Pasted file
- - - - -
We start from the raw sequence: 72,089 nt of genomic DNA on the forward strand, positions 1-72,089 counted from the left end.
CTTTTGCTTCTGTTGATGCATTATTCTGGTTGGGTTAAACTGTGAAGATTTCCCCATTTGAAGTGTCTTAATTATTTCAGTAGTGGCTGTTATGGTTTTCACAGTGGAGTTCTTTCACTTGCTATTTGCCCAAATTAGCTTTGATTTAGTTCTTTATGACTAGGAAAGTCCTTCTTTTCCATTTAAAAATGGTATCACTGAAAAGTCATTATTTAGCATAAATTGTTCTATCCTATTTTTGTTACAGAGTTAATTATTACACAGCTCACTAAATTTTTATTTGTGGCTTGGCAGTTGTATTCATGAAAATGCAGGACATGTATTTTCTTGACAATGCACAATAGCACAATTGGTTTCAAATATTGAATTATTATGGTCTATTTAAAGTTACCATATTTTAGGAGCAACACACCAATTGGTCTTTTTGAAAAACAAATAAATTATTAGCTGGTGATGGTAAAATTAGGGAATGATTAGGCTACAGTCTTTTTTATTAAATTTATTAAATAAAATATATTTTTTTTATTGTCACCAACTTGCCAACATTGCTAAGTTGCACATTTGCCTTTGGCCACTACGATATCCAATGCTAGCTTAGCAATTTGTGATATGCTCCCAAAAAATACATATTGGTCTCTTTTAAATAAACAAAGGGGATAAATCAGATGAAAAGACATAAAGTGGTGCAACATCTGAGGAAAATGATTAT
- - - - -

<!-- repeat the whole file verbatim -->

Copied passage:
We start from the raw sequence: 72,089 nt of genomic DNA on the forward strand, positions 1-72,089 counted from the left end.
CTTTTGCTTCTGTTGATGCATTATTCTGGTTGGGTTAAACTGTGAAGATTTCCCCATTTGAAGTGTCTTAATTATTTCAGTAGTGGCTGTTATGGTTTTCACAGTGGAGTTCTTTCACTTGCTATTTGCCCAAATTAGCTTTGATTTAGTTCTTTATGACTAGGAAAGTCCTTCTTTTCCATTTAAAAATGGTATCACTGAAAAGTCATTATTTAGCATAAATTGTTCTATCCTATTTTTGTTACAGAGTTAATTATTACACAGCTCACTAAATTTTTATTTGTGGCTTGGCAGTTGTATTCATGAAAATGCAGGACATGTATTTTCTTGACAATGCACAATAGCACAATTGGTTTCAAATATTGAATTATTATGGTCTATTTAAAGTTACCATATTTTAGGAGCAACACACCAATTGGTCTTTTTGAAAAACAAATAAATTATTAGCTGGTGATGGTAAAATTAGGGAATGATTAGGCTACAGTCTTTTTTATTAAATTTATTAAATAAAATATATTTTTTTTATTGTCACCAACTTGCCAACATTGCTAAGTTGCACATTTGCCTTTGGCCACTACGATATCCAATGCTAGCTTAGCAATTTGTGATATGCTCCCAAAAAATACATATTGGTCTCTTTTAAATAAACAAAGGGGATAAATCAGATGAAAAGACATAAAGTGGTGCAACATCTGAGGAAAATGATTAT